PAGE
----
Oral surgery is usually performed on patients who experience such conditions as problems with wisdom teeth, facial pain, and misaligned jaws. For accident victims suffering facial injuries, reconstructive and dental implant surgery may be necessary. Patients with tumors, cysts, and developmental craniofacial abnormalities of the jaws/ face and functional and aesthetic conditions of the maxillofacial areas may also be a candidate for oral surgery.
What is tooth extraction?
Wisdom teeth are generally the last teeth to grow in at the back of the mouth, usually during the late teenage years. If there isn’t adequate space for them, or they grow at improper angles, It can affect the rest of your teeth, shifting them out of place causing problems such as crowding in between teeth, cavities in these hard –to-reach molars. When removal is appropriate, We can perform the procedure while you are under local anesthetics.
AFTER TOOTH EXTRACTIONS
- Take pain killers as prescribed
- Bite firmly but gently on the gauze pad placed by your dentist to reduce bleeding and allow a clot to form in the tooth socket. Change gauze pads before they become soaked with blood. Otherwise, leave the pad in place for 45 minutes after the extraction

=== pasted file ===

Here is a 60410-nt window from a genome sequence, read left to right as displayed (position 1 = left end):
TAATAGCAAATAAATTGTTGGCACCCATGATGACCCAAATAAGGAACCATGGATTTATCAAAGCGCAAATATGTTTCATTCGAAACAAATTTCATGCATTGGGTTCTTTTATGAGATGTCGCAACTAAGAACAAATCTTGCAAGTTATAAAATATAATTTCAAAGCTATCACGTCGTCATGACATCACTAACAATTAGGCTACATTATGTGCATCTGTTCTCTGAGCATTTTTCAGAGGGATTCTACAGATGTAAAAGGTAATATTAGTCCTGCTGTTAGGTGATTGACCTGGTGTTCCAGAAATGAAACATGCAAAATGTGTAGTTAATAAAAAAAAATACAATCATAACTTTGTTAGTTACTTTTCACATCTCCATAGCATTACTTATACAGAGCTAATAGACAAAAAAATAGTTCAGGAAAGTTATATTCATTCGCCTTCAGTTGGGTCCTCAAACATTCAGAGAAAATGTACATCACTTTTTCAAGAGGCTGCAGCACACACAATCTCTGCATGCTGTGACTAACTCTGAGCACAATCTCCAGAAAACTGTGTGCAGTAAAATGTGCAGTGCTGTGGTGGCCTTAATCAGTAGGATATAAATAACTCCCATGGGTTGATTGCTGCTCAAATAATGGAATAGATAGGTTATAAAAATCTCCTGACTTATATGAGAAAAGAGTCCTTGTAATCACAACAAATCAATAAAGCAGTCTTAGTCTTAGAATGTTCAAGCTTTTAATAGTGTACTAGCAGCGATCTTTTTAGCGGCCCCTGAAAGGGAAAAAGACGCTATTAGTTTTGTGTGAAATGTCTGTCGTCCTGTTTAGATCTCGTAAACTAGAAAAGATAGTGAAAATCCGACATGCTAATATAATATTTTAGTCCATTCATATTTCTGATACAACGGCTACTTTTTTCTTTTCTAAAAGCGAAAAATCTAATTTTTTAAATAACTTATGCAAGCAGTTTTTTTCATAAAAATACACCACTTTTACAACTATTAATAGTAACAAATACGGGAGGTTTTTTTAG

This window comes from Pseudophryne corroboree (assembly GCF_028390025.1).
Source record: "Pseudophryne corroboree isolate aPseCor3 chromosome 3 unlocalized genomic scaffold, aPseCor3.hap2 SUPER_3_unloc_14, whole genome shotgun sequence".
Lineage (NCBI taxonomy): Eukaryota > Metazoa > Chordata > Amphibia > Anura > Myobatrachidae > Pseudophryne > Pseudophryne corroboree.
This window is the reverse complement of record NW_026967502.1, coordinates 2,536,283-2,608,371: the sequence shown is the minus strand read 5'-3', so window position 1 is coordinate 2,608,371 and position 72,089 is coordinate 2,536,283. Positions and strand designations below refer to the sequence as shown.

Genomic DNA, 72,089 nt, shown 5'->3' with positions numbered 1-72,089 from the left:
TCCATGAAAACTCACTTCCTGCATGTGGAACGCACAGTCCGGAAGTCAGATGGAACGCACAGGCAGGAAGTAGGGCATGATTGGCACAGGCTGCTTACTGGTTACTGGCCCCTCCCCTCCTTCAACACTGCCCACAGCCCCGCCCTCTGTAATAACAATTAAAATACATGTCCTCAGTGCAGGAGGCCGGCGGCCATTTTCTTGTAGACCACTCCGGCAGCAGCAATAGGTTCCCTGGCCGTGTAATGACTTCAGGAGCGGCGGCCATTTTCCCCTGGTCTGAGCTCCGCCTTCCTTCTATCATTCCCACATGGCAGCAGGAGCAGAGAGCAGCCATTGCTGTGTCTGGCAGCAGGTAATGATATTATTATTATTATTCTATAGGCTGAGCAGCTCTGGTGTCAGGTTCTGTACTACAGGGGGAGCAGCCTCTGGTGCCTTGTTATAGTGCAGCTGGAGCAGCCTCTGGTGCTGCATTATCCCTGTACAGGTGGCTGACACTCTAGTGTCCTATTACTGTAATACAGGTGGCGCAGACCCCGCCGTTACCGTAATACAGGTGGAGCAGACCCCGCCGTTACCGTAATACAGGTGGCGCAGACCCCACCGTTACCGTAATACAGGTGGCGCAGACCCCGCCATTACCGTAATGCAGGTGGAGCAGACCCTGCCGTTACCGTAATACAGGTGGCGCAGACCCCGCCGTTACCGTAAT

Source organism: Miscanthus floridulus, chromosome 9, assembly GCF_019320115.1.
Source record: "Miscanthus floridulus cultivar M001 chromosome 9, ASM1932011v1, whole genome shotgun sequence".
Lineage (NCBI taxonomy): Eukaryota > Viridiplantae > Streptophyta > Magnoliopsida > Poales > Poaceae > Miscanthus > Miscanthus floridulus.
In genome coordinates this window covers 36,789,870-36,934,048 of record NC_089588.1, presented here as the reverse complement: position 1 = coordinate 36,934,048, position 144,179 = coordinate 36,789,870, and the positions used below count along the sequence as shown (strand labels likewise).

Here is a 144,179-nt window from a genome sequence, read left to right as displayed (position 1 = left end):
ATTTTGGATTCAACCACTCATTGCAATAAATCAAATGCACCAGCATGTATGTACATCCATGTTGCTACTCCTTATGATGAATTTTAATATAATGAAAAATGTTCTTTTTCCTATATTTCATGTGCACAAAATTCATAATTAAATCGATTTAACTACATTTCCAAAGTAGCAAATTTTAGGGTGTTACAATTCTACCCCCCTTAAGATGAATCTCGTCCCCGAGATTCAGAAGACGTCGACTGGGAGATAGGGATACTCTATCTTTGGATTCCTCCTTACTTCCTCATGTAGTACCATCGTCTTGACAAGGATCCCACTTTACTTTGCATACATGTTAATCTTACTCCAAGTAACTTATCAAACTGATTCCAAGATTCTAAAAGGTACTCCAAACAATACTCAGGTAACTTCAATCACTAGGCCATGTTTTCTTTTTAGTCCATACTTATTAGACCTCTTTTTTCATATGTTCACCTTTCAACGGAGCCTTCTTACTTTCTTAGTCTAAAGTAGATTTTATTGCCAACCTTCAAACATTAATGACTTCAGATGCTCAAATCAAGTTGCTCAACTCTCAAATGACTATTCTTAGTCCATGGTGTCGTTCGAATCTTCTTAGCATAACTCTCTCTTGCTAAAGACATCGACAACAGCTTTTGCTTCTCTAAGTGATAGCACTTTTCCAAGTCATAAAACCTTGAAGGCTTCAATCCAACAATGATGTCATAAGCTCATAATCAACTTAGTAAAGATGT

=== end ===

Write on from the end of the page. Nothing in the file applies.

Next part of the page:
- Apply an ice bag to the affected area immediately after the procedure to keep swelling down. Apply ice for 10 minutes at a time.
- Relax for at least 24 hours after the extraction.
- Avoid rinsing or spitting forcefully for 24 hours after the extraction to avoid dislodging the clot that forms in the socket.
- After 24 hours, rinse your mouth with a solution made of 1/2 teaspoon salt and 8 ounces of warm water
- Do not drink from a straw for the first 24 hours.
- Do not smoke, which can inhibit healing.
- Eat soft foods, such as soup, pudding, yogurt, or applesauce the day after the extraction. Gradually add solid foods to your diet as the extraction site heals.
- When lying down, prop your head with pillows. Lying flat may prolong bleeding
- Continue to brush and floss your teeth, and brush your tongue, but be sure to avoid the extraction site. Doing so will prevent infection
- Once your mouth is healed, and the infection gone, depending on the location of the extraction, you may wish to have the tooth replaced with a dental implant or a bridge.